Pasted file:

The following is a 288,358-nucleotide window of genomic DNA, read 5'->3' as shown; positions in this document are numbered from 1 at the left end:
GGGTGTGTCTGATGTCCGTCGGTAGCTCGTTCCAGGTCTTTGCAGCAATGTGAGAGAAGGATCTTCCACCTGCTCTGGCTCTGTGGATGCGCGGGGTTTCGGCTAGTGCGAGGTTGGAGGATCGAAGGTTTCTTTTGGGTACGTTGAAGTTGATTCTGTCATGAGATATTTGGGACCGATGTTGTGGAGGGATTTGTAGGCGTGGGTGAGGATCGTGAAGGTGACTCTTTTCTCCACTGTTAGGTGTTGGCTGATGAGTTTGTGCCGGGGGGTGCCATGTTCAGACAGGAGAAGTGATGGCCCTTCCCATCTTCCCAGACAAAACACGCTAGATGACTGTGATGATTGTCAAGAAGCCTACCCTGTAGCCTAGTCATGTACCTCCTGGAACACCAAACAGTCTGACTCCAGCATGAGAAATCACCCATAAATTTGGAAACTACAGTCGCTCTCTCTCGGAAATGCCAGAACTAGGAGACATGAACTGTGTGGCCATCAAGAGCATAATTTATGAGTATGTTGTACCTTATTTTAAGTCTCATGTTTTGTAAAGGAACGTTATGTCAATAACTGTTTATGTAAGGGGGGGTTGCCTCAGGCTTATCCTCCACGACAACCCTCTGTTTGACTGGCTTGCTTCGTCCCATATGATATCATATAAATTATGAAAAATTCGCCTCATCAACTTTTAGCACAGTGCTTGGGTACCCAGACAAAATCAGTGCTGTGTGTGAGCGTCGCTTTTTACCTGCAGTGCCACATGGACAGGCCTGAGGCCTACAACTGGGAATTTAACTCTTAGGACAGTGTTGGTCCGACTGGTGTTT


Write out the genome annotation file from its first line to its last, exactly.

The following is a 288,358-nucleotide window of genomic DNA, read 5'->3' as shown; positions in this document are numbered from 1 at the left end:
GGGTGTGTCTGATGTCCGTCGGTAGCTCGTTCCAGGTCTTTGCAGCAATGTGAGAGAAGGATCTTCCACCTGCTCTGGCTCTGTGGATGCGCGGGGTTTCGGCTAGTGCGAGGTTGGAGGATCGAAGGTTTCTTTTGGGTACGTTGAAGTTGATTCTGTCATGAGATATTTGGGACCGATGTTGTGGAGGGATTTGTAGGCGTGGGTGAGGATCGTGAAGGTGACTCTTTTCTCCACTGTTAGGTGTTGGCTGATGAGTTTGTGCCGGGGGGTGCCATGTTCAGACAGGAGAAGTGATGGCCCTTCCCATCTTCCCAGACAAAACACGCTAGATGACTGTGATGATTGTCAAGAAGCCTACCCTGTAGCCTAGTCATGTACCTCCTGGAACACCAAACAGTCTGACTCCAGCATGAGAAATCACCCATAAATTTGGAAACTACAGTCGCTCTCTCTCGGAAATGCCAGAACTAGGAGACATGAACTGTGTGGCCATCAAGAGCATAATTTATGAGTATGTTGTACCTTATTTTAAGTCTCATGTTTTGTAAAGGAACGTTATGTCAATAACTGTTTATGTAAGGGGGGGTTGCCTCAGGCTTATCCTCCACGACAACCCTCTGTTTGACTGGCTTGCTTCGTCCCATATGATATCATATAAATTATGAAAAATTCGCCTCATCAACTTTTAGCACAGTGCTTGGGTACCCAGACAAAATCAGTGCTGTGTGTGAGCGTCGCTTTTTACCTGCAGTGCCACATGGACAGGCCTGAGGCCTACAACTGGGAATTTAACTCTTAGGACAGTGTTGGTCCGACTGGTGTTT